May 2007
Volume 48, Issue 13
Free
ARVO Annual Meeting Abstract  |   May 2007
A Comparison Between Multifocal and Conventional VEP Latency Changes Secondary to Optic Neuritis
Author Affiliations & Notes
  • L. K. Grover
    Columbia University, New York, New York
    Psychology,
  • T. M. Grippo
    Ophthalmology, New York Eye and Ear Infirmary, New York, New York
  • A. Wenick
    Columbia University, New York, New York
    Psychology,
  • E. B. Yang
    Columbia University, New York, New York
    Psychology,
  • Q. Ghadiali
    Columbia University, New York, New York
    Psychology,
  • M. M. Behrens
    Columbia University, New York, New York
    Ophthalmology,
  • J. G. Odel
    Columbia University, New York, New York
    Ophthalmology,
  • V. C. Greenstein
    Columbia University, New York, New York
    Ophthalmology,
  • D. C. Hood
    Columbia University, New York, New York
    Psychology, Ophthalmology,
  • Footnotes
    Commercial Relationships L.K. Grover, None; T.M. Grippo, None; A. Wenick, None; E.B. Yang, None; Q. Ghadiali, None; M.M. Behrens, None; J.G. Odel, None; V.C. Greenstein, None; D.C. Hood, None.
  • Footnotes
    Support NIH RO1-EY02115
Investigative Ophthalmology & Visual Science May 2007, Vol.48, 912. doi:
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    • Get Citation

      L. K. Grover, T. M. Grippo, A. Wenick, E. B. Yang, Q. Ghadiali, M. M. Behrens, J. G. Odel, V. C. Greenstein, D. C. Hood; A Comparison Between Multifocal and Conventional VEP Latency Changes Secondary to Optic Neuritis. Invest. Ophthalmol. Vis. Sci. 2007;48(13):912.

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      © ARVO (1962-2015); The Authors (2016-present)

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Abstract

Purpose:: The multifocal visual evoked potential (mfVEP) can be used to assess local changes in latency [1] and has been suggested as an alternative to the conventional VEP (cVEP) for detecting damage secondary to multiple sclerosis (MS).[2-4] Here the two methods are compared for patients referred for VEP testing to rule out optic neuritis (ON)/MS.

Methods:: 15 patients referred by neuro-ophthalmologists to rule out possible ON/MS in 18 eyes were tested. mfVEPs and cVEPs were obtained from 29 eyes of the patients and from 40 eyes of normal controls. For the mfVEP, the display was a "standard" 60 sector, pattern-reversal dartboard array, 44.5 deg. in diameter. The mfVEPs were obtained using the VERIS system (EDI, San Mateo) with three channels of recording; responses were analyzed with custom software as previously described. [1,5] Monocular cVEPs were obtained using a checkerboard stimulus with check sizes of 15' and 60'. Recordings were obtained between Oz and Fz. For the cVEP, the latency of P100 was measured and for the mfVEP, the mean latency of all responses satisfying a minimum SNR was obtained. Each was considered abnormal if it fell outside the range of the 40 normal eyes. In addition, the probability plots for the mfVEP latency were analyzed for significant clusters.[1]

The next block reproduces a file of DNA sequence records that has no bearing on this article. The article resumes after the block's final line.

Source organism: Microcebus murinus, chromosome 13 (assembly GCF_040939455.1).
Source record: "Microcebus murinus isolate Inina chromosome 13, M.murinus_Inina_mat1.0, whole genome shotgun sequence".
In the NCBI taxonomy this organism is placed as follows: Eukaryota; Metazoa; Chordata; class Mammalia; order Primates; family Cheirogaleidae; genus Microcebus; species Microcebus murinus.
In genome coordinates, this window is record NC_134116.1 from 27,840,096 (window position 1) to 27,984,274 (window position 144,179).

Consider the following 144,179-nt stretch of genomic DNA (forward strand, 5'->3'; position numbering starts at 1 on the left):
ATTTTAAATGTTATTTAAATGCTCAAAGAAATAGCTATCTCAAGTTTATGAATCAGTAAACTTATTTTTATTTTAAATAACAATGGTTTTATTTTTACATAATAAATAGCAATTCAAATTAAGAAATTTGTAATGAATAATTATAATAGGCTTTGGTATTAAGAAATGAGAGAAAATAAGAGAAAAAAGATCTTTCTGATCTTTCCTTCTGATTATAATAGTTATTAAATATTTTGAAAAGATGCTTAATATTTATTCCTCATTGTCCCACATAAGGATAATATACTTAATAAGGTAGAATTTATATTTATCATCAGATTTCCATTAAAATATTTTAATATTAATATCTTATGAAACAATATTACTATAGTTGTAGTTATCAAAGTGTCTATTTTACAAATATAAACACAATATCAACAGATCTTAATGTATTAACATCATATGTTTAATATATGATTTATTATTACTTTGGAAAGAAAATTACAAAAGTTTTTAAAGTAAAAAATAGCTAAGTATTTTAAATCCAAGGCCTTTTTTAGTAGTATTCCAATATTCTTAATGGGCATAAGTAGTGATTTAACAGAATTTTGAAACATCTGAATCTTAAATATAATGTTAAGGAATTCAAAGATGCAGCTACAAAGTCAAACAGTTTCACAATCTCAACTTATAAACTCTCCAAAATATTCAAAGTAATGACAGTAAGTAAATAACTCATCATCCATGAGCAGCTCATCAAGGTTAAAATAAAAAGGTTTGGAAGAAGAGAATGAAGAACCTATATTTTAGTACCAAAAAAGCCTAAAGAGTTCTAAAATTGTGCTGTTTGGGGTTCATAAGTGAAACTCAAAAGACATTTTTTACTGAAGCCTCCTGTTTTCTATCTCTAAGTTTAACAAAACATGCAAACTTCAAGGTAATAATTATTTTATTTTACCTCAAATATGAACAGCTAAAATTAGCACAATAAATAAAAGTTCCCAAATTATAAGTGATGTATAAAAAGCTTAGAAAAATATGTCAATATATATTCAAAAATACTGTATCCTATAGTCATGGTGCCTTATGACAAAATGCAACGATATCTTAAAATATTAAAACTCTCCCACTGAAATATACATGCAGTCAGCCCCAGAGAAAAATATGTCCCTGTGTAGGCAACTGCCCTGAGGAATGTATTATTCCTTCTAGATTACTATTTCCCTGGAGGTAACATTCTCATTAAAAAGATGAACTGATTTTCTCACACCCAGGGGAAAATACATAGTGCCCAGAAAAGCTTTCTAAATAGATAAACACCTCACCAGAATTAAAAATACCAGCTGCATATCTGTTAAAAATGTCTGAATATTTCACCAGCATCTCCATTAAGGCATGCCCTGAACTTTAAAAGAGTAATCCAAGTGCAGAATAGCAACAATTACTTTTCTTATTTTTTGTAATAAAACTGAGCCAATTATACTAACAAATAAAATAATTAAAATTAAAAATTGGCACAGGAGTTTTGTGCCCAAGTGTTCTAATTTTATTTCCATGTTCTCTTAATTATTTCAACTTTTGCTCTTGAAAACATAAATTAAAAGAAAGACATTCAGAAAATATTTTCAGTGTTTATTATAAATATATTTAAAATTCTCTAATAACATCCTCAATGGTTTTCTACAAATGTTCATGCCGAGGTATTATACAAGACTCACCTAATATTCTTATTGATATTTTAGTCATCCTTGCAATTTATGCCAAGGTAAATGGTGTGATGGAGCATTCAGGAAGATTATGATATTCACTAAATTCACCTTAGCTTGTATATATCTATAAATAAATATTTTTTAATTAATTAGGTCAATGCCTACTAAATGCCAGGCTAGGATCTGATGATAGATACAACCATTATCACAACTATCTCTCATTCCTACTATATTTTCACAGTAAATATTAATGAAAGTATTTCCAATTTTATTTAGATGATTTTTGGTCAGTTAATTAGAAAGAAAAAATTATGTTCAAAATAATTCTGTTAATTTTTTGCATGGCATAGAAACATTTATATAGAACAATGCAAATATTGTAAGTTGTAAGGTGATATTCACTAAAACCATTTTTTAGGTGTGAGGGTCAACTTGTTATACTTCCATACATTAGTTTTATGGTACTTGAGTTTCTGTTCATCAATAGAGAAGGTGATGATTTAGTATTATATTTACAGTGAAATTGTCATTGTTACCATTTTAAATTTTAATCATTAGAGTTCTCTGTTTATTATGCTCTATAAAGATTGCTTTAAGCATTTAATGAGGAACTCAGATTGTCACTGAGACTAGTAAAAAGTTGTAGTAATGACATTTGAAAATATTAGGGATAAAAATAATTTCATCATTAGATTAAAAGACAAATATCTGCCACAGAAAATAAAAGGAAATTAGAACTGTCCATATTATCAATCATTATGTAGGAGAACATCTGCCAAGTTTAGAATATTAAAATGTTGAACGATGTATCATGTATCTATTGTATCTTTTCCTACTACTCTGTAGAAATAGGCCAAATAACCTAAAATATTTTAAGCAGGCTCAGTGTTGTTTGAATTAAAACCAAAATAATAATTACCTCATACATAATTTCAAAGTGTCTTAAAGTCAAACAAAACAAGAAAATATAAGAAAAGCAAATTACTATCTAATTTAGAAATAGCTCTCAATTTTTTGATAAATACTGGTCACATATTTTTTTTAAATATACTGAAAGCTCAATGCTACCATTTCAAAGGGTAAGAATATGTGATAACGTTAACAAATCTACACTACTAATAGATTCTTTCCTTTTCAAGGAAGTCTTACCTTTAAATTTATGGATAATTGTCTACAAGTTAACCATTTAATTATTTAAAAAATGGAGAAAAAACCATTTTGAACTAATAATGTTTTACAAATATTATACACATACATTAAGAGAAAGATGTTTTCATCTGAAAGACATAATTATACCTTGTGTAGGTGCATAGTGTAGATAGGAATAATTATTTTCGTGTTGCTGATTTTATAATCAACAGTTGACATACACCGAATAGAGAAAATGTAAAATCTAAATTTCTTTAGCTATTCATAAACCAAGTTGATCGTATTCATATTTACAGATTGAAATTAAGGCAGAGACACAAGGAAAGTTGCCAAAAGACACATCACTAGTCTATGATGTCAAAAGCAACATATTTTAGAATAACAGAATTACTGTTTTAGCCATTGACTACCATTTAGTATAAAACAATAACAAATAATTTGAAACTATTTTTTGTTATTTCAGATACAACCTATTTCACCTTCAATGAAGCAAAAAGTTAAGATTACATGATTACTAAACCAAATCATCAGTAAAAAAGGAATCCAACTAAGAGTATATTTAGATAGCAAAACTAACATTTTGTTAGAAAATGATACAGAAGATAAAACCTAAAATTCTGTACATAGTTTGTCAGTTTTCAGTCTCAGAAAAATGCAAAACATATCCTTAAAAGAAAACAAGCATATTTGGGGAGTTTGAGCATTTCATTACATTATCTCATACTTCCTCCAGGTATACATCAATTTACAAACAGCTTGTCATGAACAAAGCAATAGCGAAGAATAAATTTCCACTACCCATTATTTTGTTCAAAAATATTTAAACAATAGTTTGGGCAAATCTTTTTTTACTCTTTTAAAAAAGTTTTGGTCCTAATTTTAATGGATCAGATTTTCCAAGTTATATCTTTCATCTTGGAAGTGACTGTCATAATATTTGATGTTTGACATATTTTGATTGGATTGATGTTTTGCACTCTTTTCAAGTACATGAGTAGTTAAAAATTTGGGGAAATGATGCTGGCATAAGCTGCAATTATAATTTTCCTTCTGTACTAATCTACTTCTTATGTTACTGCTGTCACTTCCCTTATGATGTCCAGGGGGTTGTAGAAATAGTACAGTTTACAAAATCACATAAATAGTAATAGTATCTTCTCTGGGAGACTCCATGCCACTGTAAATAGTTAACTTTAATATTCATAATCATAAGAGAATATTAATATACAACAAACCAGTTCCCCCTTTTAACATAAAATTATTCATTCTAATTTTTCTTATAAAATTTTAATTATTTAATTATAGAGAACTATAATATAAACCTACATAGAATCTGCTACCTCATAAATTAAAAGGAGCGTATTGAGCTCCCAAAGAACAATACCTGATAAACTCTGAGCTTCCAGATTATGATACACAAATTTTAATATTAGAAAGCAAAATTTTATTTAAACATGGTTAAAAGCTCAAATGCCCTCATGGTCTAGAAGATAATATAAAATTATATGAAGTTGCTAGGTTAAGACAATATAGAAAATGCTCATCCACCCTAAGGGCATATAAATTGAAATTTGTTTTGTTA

Results:: Of the 18 eyes tested to rule out ON/MS, 44.4% (cVEP-15'), 66.7% (cVEP-60'), 72.2% (mfVEP- latency) and 77.8% (mfVEP-cluster) were classified as abnormal. Two eyes were classified as normal on the cVEP-60', but abnormal on the mfVEP tests. In both cases, the diagnosis of MS was confirmed on other tests, and in both cases, the delays on the mfVEP were seen in only part of the visual field.

Conclusions:: The cVEP classified almost as many eyes (12 vs 14) as abnormal as did the mfVEP. On the other hand, as expected, some eyes will appear normal on the cVEP, but abnormal on mfVEP especially if the damage is relatively local.[2,3] To rule out ON/MS, a cVEP will often be sufficient. However, if the cVEP is normal, a mfVEP should be performed. 1. Hood et al, 2004, Doc Ophthal; 2. Hood, Odel & Zhang (2000) IOVS; 3. Hood, Odel, Winn 2003, JNO; 4. Ruseckaite et al (2005 Ann Neurol. 5. Hood & Greenstein, 2003, PRER. Supported by Grant NIH RO1-EY02115

Keywords: optic nerve • electrophysiology: clinical • autoimmune disease 
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